Healthy Encounters: Jerusalem Hospitals as Shared Spaces for Jews and Arabs
Publication Year: 2018
Dr. Marik Shtern, Dafna Shemer
This paper addresses hospitals in Jerusalem, Israel’s most diverse and culturally multifaceted city, as a shared space for Jews and Arabs. The paper will present relevant studies in this field, with attention to reciprocal relations within the shared space. Most of us encounter hospitals when we are in a state of vulnerability – either as patients or as relatives of patients. Moreover, the hospital setting itself entails an encounter with Israeli society in all its diversity.
Throughout Israel, and in Jerusalem in particular, Jews and Arabs, secular, religious, and Haredi (ultra-Orthodox) patients and healthcare providers lie in hospital beds or work side by side in such a way that the familiar balance of power is often transposed. This creates a shared space, and although most of its occupants did not arrive by choice, it has tremendous potential – for both negative frictions and positive encounters.
The Arab community accounts for 21% of Israel’s total population (Central Bureau of Statistics (CBS), 2018). Relations between Arab residents and the Jewish majority are characterized by socio-economic gaps, physical and geographical separation, and national and political confrontations stemming from their minority status. Another segregated population group is the Haredi community, which accounts for 12% of the total population (Malach, Choshen & Kahaner, 2018). Although Haredim constitute a portion of the Jewish majority, most reside in separate cities and neighborhoods and maintain a culturally insular lifestyle. These two minority population groups have high fertility rates, and their relative proportion of the total population is expected to continue increasing. In the past decade there have emerged a range of public spaces and commercial spheres in which members of these communities encounter the majority population.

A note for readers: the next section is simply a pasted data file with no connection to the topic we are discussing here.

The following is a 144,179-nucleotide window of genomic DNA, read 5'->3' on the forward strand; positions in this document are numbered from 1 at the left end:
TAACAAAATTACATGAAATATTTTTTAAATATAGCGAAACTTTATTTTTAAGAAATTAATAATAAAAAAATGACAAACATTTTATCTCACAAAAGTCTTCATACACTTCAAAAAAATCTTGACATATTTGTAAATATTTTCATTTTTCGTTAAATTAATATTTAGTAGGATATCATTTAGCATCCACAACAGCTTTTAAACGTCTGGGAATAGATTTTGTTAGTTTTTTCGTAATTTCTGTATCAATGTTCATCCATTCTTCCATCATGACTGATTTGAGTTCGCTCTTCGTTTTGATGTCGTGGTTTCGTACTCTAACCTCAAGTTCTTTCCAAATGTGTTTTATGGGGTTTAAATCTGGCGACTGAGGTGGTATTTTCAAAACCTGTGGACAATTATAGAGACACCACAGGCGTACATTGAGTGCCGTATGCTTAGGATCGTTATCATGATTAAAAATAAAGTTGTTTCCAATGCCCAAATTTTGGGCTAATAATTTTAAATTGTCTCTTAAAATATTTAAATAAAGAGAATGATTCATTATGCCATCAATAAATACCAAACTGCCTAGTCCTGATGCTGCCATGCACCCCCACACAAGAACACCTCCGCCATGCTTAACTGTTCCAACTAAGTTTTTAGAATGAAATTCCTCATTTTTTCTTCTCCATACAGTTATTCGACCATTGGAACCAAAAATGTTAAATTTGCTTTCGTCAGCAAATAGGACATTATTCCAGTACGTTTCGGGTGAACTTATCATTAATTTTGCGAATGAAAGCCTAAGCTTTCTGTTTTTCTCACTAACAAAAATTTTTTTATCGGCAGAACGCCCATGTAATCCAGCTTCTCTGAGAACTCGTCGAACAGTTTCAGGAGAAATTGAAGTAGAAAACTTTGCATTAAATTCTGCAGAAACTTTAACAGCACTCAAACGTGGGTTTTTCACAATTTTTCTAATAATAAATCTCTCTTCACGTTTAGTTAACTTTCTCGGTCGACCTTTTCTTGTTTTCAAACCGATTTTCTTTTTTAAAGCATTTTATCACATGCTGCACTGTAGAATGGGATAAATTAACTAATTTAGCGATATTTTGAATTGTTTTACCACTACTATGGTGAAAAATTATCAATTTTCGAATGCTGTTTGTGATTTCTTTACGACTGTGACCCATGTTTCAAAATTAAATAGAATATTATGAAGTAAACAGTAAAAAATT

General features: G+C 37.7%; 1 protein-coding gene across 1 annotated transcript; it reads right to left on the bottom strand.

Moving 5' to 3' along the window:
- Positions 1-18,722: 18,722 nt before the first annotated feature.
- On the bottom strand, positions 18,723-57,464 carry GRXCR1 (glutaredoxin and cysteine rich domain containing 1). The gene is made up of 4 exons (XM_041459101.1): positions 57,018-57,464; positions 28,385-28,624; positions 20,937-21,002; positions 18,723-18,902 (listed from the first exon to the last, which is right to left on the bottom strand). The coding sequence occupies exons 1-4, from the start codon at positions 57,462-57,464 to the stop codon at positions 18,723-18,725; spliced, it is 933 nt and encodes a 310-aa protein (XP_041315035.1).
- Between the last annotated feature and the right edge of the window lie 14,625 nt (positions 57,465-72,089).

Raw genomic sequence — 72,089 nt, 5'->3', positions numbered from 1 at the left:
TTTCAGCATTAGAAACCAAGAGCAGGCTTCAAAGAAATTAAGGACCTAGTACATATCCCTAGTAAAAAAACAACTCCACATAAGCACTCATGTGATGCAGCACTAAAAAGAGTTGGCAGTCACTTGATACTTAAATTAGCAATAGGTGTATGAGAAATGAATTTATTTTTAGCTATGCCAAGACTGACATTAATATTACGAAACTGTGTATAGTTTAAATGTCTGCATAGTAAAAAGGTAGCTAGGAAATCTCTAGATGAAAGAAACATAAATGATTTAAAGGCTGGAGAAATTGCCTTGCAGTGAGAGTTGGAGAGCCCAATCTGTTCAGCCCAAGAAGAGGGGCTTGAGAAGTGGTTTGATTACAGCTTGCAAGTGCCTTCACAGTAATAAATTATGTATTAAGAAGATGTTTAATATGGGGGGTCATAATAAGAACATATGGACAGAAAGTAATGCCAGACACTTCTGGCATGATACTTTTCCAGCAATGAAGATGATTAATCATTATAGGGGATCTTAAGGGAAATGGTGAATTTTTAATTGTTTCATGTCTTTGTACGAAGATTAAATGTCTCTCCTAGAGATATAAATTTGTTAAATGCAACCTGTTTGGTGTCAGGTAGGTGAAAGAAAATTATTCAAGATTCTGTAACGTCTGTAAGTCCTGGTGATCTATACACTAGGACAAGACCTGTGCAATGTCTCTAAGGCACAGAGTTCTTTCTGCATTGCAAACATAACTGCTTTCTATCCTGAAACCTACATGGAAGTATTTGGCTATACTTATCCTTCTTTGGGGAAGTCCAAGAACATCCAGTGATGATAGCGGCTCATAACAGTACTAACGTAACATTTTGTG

Jerusalem is Israel’s most populous city, with nearly 900,000 residents, 38% of whom are Arab. Among the Jewish population, about 40% are Haredim (approximately a quarter of the city’s total population). The city’s large and diverse population make it a “crystal ball” of sorts in the sense that it experiences certain trends before they affect Israel as a whole. There is constant tension between non-Haredi and Haredi Jews, which manifests in struggles over the character of public spaces and residential neighborhoods. The deepest and most significant divide, however, is between the Jewish population as a whole and the Arab population, most of whom reside in East Jerusalem.
The data reveal that West Jerusalem hospitals indeed constitute a space for meaningful encounters between Jewish and Arab employees of various ranks. Only 16% of Jerusalem’s employees in this sector are Arab, among whom women constitute a minority, at 41%, compared with 77% of the Jewish employees in Jerusalem’s hospitals. At the same time, human health and social work services constitute a main employment sector for Arab women in Jerusalem, accounting for 23.8% of all employed Arab women (Statistical Yearbook of Jerusalem, 2018). Among all the physicians in metropolitan Jerusalem, 22% are Arab.
Like other shared spaces in Israel, hospitals are by necessity a shared space. The study finds, however, that hospitals in Israel generally and in Jerusalem specifically, excluding those that serve only the Arab population, constitute a shared space with the potential for positive encounters as well as negative friction. Two types of interaction – between colleagues on the medical staff and between Arab patients and Jewish healthcare providers – generally entail a productive and positive encounter, while most of the reported confrontations or objections to integration relate to the two other types: encounters between Jewish patients and Arab healthcare providers, and encounters between patients from the two population groups. This hypothesis requires further in-depth research for the sake of validation and substantiation.